Should Ontario reopen faster? It might be more complicated than you think

OPINION: Case counts are falling, and vaccines are on the rise — but so is the Delta variant. Patience may be the only answer
By John Michael McGrath - Published on Jun 29, 2021
Premier Doug Ford leaves a vaccine centre in Brampton on June 3. (Nathan Denette/CP)

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That Premier Doug Ford wants to accelerate the reopening of Ontario’s economy barely counts as news anymore. More novel was his explicit message of patience, delivered on Monday in Bracebridge. Before Ontario had even moved into Step 2 of the reopening plan (which it does on Wednesday), the premier was saying he’d love to move to Step 3 — but that the province’s businesses would probably be asked to wait something like the prescribed 21-day interval between steps.

“Folks, just bear with us for a very short period; it's gonna happen,” Ford said. “I have to follow the direction of the chief medical officer. Everyone has this perception [that because] I'm the premier, I get to snap my fingers and get it done. It just doesn't work that way.”

Speaking of Kieran Moore (the new chief medical officer of health), he was asked precisely this question not too long ago — should Ontario accelerate its reopening plan? — and it sure didn’t sound like he was ready to hit the gas.

“The other issue we're following is the Delta variant that's in Ontario now. It's roughly at 50 per cent of the strains that have been identified. And we're seeing that it's spreading rapidly in certain areas of Ontario now, including Waterloo Region,” Moore said at Queen’s Park on Thursday. “So I do believe a slow and cautious approach is warranted, with Delta becoming a major strain in Ontario.”

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Almost before Moore’s voice had finished bouncing off the walls of the legislature’s media studio, he offered one morsel of hope, based on the prospect that Ontario could eventually see at least 80 per cent of adults with both doses.

“Once we achieve that … the incidence of even Delta will be going down in our communities, and we'll be able to open up more fully and more safely — very quickly — so if you're hearing the tone of my voice, it's very positive and very thankful to all Ontarians,” Moore said.

Given that 77 per cent of adults in Ontario have already received their first shot, it’s tempting to suggest that the 80 per cent milestone will be an easy one to pass in the next few days. The catch is that the vast majority of needles going into arms recently have been delivering second doses, whereas relatively small numbers of people are signing up for their first jab. On Sunday, 155,401 people over 18 received their second dose — but only 15,258 signed up for their first, moving the provincewide fraction by a bit over a 10th of a per cent. We need 20 times that many people — roughly 300,000 — to show up for their first shots (and then, weeks later, their second) just to close the gap between 77 and 80 per cent.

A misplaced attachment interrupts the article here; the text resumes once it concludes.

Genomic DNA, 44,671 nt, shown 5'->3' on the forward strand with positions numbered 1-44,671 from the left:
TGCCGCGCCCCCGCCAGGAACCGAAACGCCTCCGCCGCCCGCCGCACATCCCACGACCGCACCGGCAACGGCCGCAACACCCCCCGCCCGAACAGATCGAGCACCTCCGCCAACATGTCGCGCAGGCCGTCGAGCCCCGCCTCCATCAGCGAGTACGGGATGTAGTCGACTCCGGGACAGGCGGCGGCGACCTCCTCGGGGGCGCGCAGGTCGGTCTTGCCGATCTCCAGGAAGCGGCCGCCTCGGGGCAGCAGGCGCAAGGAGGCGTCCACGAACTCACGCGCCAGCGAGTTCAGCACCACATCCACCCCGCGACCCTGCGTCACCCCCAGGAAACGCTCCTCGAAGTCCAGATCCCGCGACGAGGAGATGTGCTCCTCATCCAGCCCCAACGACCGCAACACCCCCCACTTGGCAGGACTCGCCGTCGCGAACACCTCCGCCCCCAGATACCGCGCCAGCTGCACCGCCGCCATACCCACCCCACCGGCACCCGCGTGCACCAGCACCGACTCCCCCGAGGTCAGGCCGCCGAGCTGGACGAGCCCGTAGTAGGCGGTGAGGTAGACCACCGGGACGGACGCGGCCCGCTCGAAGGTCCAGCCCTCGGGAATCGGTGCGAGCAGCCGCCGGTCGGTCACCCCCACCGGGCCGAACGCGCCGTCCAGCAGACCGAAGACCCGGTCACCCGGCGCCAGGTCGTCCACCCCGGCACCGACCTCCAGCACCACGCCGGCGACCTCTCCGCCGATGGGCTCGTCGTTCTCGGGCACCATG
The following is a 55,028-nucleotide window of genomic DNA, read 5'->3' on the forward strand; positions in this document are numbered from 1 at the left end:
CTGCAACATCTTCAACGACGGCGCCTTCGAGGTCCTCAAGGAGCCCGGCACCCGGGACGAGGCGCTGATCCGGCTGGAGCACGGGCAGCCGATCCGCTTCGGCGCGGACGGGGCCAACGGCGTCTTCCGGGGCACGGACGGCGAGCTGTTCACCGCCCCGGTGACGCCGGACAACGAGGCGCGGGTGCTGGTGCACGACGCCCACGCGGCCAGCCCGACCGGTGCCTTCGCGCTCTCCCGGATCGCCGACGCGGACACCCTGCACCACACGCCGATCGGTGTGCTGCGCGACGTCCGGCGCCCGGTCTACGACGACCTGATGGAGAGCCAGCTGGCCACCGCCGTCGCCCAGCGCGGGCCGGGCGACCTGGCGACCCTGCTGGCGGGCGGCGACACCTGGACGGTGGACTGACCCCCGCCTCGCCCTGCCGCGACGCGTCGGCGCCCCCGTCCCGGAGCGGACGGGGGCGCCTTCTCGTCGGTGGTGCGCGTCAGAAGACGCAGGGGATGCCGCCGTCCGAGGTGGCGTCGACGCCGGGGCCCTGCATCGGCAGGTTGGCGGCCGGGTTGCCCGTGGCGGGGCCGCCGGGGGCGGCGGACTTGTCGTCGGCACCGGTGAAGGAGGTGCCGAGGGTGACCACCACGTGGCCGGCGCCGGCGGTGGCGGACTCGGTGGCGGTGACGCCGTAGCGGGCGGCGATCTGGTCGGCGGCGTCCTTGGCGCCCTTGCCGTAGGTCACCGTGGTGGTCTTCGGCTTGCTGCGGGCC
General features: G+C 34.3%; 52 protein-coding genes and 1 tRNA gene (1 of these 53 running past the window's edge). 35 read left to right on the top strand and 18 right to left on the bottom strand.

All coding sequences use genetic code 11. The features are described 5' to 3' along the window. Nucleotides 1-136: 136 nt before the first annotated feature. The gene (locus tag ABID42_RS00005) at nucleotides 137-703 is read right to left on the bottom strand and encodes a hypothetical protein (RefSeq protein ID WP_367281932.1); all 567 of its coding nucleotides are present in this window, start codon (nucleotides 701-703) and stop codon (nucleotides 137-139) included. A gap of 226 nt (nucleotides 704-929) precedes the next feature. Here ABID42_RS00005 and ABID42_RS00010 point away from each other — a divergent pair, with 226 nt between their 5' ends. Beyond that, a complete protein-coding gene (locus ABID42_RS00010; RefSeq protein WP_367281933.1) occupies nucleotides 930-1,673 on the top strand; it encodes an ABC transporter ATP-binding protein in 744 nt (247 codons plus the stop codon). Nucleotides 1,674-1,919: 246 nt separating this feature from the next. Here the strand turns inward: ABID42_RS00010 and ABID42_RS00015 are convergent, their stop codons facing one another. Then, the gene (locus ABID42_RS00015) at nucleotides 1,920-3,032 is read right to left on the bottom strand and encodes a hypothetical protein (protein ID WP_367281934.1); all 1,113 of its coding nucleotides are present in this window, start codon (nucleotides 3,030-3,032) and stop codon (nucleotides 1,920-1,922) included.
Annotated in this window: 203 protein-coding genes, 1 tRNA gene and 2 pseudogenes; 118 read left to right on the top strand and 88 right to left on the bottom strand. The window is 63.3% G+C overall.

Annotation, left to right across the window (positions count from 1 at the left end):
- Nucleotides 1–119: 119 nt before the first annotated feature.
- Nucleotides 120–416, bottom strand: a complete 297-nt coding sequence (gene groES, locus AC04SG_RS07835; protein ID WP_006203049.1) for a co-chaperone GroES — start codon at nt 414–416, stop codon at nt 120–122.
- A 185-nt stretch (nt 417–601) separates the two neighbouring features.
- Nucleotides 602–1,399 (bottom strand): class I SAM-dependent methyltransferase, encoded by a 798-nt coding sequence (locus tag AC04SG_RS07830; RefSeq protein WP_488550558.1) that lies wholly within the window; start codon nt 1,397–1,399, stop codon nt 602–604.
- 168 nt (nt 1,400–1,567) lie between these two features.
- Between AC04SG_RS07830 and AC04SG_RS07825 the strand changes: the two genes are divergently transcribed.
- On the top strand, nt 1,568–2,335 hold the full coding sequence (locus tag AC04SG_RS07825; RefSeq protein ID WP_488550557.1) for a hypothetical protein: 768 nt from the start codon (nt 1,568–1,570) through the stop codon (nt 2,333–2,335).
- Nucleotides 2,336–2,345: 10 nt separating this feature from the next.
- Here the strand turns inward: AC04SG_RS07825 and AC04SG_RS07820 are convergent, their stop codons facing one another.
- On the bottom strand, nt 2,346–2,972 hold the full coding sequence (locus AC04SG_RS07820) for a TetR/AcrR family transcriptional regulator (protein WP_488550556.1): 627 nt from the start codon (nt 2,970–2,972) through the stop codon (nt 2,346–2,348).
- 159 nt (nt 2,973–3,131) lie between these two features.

The good news is, there are lots of reasons to be optimistic that we’ll get to 80 per cent eventually, and there’s also reason to be happy about the number of people under 18 who are coming out to get shots: their numbers aren’t technically being counted in any of the benchmarks the government has set, but vaccinated is vaccinated, and every little bit helps tamp down the possibility of outbreaks.

It's just not clear that crossing the 80 per cent threshold will happen much earlier than the scheduled entry into Step 3, which will take place on July 20 if it happens 21 days after the start of Step 2.

Seeing as I was pretty skeptical about moving up the transition to Step 2 by more than a few days, you’d be forgiven for assuming that I’m also opposed to moving up the transition to Step 3. In truth, I’m not sure the argument is cut and dried.

Beyond the overall vaccination numbers, it’s worth looking at the rates for specific age groups. People 50 to 59 have nearly reached the 80 per cent threshold for first doses, and every older demographic scores even higher. These groups are the most likely to die from COVID-19 (all but 215 of Ontario’s more than 9,000 fatalities — nearly 98 per cent — have been people 50 or older), so it’s simply not plausible that future outbreaks will be as fierce or lethal as the second and third waves were; indeed, it’s hard to imagine that they'd be anywhere close. The number of people in ICU beds in Ontario also continues to fall consistently, and that's one of the key indicators that has governed so much of the province’s response to the pandemic.

I take Moore’s warnings about Delta seriously, so don’t think the above is an argument for throwing caution to the wind. If it were my choice, I’d have the province wait the full 21 days to move from Step 2 to 3. Not only would it demonstrate the government’s ability to pass its own marshmallow test — something it has failed to do in previous months — it would also have a certain symmetry: we’d be wrapping up the largest part of the vaccination drive as we enter Step 3, with the vast majority of people having received both doses, before we resumed things like indoor dining and movie theatres.

But for the first time in a while I find myself wondering how much the next few weeks of Step 2 are really going to accomplish, relative to everything that’s come before. And so we’re left with the premier’s counsel from the beginning of this column: patience. We’ll know more in a week’s time, and we’ll have a better idea then of whether it’s worth moving up the date to enter Step 3.

Patience — but if the winds really are at our back, not for much longer.

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